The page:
U.S. Supreme Court Refuses to Hear Murphy v. IRS: Advocates To Continue Pressing for Changes

Published on April 21, 2008

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U.S. Supreme Court Refuses to Hear Murphy v. IRS: Advocates To Continue Pressing for Changes
Washington, D.C. April 21, 2008. — The United States Supreme Court announced its decision not to grant certiorari in the case of Murphy v. IRS. The order, posted on the Court’s website this morning, means that the IRS can continue to tax non-pecuniary compensatory damages awarded to victims of whistleblower retaliation and other civil rights violations. These damage awards, which are intended to make the victim “whole” again, include payments for loss of reputation and emotional distress.

The case was brought by Marrita Murphy, an environmental whistleblower who won her case before Department of Labor, and was awarded compensatory damages to vindicate her rights under six federal environmental whistleblower statutes. Murphy filed suit when the IRS demanded that she pay taxes on the “make-whole” award as if it were income. After having her case dismissed, Murphy filed an appeal.

After full briefing and oral argument, the Appeals court initially held that Murphy’s award was not income and the tax on her damages violated the U.S. Constitution. Then, under pressure from the Bush Administration, the judges decided to rehear the case. In this ruling, Murphy II, the D.C. Circuit reversed its own previous decision, declaring that non-physical compensatory damages are taxable as gross income.

National Whistleblowers Center General Counsel David K Colapinto, who represents Ms. Murphy, released the following statements regarding the Court’s decision:

“The DC Circuit’s decision was contradictory and wrong. It will have a tragic impact on thousands of whistleblowers and victims of discrimination. We are not surprised though, that the Supreme Court declined to hear the case, as there was not a traditional “split in the circuits,” as the DC Circuit was the first court to take this issue on. Given the DC Circuit’s difficulty in dealing with this issue, I expect that it will be taken up in other courts across the country.”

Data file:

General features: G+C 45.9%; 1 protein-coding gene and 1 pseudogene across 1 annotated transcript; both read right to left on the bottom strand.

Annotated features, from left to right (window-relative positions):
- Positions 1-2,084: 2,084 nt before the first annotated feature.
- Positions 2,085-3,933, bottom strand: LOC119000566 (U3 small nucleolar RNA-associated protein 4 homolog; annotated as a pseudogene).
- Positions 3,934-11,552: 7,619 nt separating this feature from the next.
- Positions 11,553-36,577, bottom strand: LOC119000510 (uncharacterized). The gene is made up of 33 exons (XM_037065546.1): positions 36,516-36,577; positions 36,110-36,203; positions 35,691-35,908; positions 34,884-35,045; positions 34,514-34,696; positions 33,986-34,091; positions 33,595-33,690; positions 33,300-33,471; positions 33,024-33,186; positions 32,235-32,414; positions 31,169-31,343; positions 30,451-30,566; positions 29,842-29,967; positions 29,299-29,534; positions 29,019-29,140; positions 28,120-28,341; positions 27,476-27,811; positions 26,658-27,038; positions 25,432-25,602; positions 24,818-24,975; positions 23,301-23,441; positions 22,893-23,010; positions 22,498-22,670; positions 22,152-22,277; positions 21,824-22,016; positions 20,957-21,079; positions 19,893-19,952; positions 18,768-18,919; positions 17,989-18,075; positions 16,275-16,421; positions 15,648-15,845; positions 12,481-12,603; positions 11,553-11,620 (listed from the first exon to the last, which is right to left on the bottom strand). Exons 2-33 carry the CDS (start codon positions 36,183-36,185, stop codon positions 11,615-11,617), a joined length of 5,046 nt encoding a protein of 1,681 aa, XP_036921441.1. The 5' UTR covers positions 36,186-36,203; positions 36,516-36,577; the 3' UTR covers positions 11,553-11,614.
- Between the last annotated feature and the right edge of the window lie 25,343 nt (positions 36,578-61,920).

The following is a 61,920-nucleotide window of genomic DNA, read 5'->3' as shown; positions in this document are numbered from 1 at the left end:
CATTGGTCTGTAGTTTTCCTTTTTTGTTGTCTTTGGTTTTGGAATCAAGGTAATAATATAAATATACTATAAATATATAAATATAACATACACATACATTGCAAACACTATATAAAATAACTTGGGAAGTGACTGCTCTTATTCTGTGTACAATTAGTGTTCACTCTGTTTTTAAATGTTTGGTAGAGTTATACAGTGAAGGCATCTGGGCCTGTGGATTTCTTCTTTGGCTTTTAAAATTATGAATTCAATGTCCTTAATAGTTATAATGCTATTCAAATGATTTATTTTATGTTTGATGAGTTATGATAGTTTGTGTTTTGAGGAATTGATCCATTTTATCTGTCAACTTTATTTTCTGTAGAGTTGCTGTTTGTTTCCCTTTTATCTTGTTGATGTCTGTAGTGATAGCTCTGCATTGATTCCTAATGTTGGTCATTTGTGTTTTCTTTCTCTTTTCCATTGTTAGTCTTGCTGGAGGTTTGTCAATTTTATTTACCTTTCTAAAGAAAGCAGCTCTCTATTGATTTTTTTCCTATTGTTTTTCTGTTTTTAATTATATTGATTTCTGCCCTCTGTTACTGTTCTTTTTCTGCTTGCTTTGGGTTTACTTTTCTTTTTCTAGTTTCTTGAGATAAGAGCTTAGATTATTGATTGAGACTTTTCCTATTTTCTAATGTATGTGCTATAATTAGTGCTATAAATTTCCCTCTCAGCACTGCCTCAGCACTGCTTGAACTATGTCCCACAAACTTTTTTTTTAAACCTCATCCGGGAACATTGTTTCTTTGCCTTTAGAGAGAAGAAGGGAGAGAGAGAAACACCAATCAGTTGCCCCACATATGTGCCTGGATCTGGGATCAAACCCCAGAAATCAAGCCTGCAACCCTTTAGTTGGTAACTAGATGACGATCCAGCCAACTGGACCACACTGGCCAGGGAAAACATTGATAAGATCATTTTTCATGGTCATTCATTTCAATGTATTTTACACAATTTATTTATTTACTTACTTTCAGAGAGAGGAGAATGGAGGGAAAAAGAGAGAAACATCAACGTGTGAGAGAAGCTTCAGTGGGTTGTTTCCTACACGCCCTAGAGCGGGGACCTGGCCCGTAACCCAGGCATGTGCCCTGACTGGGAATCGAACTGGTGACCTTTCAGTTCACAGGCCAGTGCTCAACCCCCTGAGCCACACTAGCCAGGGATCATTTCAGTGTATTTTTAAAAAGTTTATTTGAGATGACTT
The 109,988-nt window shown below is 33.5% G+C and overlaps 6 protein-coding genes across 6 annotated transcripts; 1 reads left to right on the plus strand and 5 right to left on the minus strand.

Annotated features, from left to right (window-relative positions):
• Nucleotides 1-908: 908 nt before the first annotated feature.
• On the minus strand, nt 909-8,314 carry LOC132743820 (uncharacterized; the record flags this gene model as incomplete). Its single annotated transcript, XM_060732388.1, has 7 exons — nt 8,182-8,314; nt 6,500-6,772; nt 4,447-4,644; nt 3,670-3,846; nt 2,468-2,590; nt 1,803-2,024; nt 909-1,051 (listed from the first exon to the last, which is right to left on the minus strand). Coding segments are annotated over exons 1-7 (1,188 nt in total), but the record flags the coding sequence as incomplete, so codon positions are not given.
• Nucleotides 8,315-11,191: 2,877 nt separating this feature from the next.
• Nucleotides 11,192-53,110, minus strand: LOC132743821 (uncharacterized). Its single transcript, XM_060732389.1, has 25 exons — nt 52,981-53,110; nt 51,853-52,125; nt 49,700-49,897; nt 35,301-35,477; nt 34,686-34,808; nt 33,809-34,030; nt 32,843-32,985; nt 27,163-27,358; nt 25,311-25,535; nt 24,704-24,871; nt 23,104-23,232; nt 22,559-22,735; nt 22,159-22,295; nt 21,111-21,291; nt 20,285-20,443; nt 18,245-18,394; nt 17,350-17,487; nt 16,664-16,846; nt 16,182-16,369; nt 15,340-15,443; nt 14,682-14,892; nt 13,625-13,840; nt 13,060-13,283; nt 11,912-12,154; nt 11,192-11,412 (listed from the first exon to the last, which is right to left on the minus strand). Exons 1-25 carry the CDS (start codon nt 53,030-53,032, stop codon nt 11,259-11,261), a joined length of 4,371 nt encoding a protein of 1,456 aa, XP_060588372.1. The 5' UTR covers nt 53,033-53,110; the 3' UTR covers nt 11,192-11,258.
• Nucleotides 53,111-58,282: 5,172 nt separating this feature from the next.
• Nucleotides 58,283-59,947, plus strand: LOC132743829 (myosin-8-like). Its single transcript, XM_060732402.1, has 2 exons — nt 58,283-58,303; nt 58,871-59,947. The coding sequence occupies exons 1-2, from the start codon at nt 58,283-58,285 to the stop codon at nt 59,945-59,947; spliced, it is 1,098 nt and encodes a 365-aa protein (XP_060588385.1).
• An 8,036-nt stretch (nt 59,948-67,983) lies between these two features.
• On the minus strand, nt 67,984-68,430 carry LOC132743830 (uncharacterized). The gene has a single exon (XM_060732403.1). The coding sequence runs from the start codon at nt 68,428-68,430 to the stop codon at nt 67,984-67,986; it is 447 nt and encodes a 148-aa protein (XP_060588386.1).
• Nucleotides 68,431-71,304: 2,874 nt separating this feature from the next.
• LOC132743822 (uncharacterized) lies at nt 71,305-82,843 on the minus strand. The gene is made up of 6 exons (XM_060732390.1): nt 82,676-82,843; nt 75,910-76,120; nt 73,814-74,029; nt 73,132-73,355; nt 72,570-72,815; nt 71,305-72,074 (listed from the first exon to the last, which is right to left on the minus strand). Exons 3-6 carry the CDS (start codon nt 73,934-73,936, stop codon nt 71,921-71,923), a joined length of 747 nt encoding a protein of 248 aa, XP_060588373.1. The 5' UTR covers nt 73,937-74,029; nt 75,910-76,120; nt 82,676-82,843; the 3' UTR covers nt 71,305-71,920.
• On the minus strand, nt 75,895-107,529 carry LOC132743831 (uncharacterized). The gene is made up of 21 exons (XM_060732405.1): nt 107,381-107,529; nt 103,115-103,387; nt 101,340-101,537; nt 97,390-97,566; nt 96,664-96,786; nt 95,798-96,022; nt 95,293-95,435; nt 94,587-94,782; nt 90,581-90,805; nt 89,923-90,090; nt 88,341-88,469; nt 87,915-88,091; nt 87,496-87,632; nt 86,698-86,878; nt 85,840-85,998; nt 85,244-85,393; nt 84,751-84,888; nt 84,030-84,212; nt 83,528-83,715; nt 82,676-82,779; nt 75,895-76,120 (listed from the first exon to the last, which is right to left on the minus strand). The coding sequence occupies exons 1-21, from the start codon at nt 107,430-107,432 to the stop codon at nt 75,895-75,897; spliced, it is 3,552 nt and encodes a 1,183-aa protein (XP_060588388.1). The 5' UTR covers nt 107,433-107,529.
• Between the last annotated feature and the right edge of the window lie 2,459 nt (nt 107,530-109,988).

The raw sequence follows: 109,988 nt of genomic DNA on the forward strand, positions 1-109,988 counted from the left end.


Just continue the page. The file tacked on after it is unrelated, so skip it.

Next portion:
“It is unfair and unconstitutional to tax victims of discrimination and retaliation when the awards were simply compensation to make them whole again. The money is to restore a loss for personal injury; it is not income.”

Unfortunately, as a result of the Court’s decision not to hear the Murphy case, whistleblowers and other civil rights victims whose make whole compensatory damages awards are taxed will have to continue to fight the IRS through the courts. The only alternative to continued litigation is for Congress to change the tax code.
Currently pending before Congress is the Civil Rights Tax Relief Act of 2007 (“CRTRA”), H.R. 1540, which would end unfair taxation of noneconomic damages received by those who have suffered unlawful discrimination in the workplace or other violations of their employment rights.

The CRTRA was introduced in the House by Representative John Lewis (D-GA), who was joined by a bipartisan group of original CRTRA cosponsors, including Representatives Deborah Pryce (R-OH), Sander Levin (D-MI), Jim Ramstad (R-MN), Xavier Becerra (D-CA), and Phil English (R-PA). The Senate companion bill was introduced by Senators Jeff Bingaman (D-NM) and Susan Collins (R-ME).

The CRTRA has broad bi-partisan support. It is supported by employer and employee advocacy groups alike because both business and employee organizations recognize that taxing non-economic make whole compensatory damages makes settlement more difficult and results in protracted litigation in employment disputes.

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